When the Flames Go Up
When the Flames Go Up
Episode 35: "Where’s the line about how much you give to your family?"

Episode 35: "Where’s the line about how much you give to your family?"

Helen Jane Hearn moved her husband and daughters from the Bay Area to the Green Bay area, to take over her childhood home and care for her parents. Here's how she stabilizes the culture shock.

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There are no easy answers when you’re “Deep in The Dagwood” of sandwich parenting. When you’re looking after your wheelchair-bound mom and 90-year-old stepdad, your siblings don’t live locally, you have a full-time job, and you want to model competence for your teenage daughters without perpetuating the thought that holding families together defaults to the women.

Helen Jane Hearn does all of these things, three years after her family moved across the country—and across a broad political and cultural divide—to take over her childhood home in rural Wisconsin.

Adjusting to bigger responsibilities and smaller social circles hasn’t been easy, but those responsibilities gather importance when she remembers they won’t last forever. Plus: her kids love the outdoors, and they’re having valuable conversations that might not have happened back in wine country. Basically, she isn’t afraid to use “FML” to assess her situation—as long as it means “foxy, middle-aged lady.”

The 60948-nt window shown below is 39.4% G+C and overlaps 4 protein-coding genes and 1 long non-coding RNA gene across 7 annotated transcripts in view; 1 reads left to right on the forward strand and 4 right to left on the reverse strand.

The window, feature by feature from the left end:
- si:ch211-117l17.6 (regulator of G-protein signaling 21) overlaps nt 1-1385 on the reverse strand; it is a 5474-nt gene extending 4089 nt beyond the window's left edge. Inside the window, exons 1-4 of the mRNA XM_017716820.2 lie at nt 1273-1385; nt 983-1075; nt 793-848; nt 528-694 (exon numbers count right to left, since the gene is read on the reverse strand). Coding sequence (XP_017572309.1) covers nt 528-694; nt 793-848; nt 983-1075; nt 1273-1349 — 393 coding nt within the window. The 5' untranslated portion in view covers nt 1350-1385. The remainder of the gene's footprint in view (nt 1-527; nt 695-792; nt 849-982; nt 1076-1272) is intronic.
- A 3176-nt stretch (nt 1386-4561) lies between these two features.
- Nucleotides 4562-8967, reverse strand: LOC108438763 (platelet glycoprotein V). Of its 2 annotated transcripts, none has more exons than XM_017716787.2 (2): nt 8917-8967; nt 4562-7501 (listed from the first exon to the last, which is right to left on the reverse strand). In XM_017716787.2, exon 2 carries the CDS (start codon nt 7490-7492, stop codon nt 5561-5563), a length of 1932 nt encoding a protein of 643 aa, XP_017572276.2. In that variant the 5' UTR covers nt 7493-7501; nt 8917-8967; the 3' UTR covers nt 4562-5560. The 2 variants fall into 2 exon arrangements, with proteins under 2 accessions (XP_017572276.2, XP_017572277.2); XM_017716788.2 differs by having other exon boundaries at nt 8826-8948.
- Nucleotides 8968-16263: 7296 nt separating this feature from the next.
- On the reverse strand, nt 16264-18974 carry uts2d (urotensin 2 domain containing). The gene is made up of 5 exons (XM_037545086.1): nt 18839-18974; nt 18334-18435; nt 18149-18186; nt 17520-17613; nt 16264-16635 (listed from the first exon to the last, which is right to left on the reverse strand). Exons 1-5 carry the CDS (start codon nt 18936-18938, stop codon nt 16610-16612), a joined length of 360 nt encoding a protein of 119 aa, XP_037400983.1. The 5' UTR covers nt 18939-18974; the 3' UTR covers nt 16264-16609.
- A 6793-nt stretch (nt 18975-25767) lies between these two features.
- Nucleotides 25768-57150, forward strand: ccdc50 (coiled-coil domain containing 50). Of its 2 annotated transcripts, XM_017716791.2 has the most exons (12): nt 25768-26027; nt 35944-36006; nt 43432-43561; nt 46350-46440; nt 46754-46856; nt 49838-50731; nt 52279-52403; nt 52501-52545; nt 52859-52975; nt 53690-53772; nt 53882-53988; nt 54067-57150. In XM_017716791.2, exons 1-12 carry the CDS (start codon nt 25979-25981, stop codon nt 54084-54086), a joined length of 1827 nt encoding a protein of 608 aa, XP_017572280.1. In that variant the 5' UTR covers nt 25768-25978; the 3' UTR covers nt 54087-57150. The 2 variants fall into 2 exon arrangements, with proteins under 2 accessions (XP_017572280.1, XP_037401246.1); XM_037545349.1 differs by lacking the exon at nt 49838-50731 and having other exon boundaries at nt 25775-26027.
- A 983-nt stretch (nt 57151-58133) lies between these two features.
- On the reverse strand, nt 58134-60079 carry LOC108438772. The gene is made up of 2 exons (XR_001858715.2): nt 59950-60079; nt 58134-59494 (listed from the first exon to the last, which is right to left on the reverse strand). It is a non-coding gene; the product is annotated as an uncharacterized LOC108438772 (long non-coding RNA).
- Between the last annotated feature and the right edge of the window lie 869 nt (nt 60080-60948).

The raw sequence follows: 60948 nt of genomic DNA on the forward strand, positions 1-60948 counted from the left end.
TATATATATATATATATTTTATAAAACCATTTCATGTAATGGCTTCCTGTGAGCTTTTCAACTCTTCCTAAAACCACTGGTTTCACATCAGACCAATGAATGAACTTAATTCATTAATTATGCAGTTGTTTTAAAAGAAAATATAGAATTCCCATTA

Thanks for listening to When the Flames Go Up! Please consider a paid subscription to support our writing and podcasting and gnawing our way out of a Dagwood.

We also talk about the compelling allure of a tiny apartment with no stuff, the cultural significance of Take Your Tractor to School Day, and why duct tape should be Wisconsin’s state flower.

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Edited Transcript

When the Flames Go Up
When the Flames Go Up
After we divorced, we started a blog about co-parenting to learn how to work together until our kids were grown. And now that they are, and the world is so busy disrupting and disavowing what we thought we were working for, we're looking to our community to help us all keep up.